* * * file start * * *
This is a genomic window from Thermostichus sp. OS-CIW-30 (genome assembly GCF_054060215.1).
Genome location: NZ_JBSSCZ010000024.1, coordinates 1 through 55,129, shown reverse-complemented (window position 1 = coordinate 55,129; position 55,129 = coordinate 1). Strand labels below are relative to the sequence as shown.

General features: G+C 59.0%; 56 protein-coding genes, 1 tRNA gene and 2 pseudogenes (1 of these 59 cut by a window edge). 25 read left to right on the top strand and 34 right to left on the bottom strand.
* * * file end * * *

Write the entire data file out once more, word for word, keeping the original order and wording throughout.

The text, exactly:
This is a genomic window from Thermostichus sp. OS-CIW-30 (genome assembly GCF_054060215.1).
Genome location: NZ_JBSSCZ010000024.1, coordinates 1 through 55,129, shown reverse-complemented (window position 1 = coordinate 55,129; position 55,129 = coordinate 1). Strand labels below are relative to the sequence as shown.

General features: G+C 59.0%; 56 protein-coding genes, 1 tRNA gene and 2 pseudogenes (1 of these 59 cut by a window edge). 25 read left to right on the top strand and 34 right to left on the bottom strand.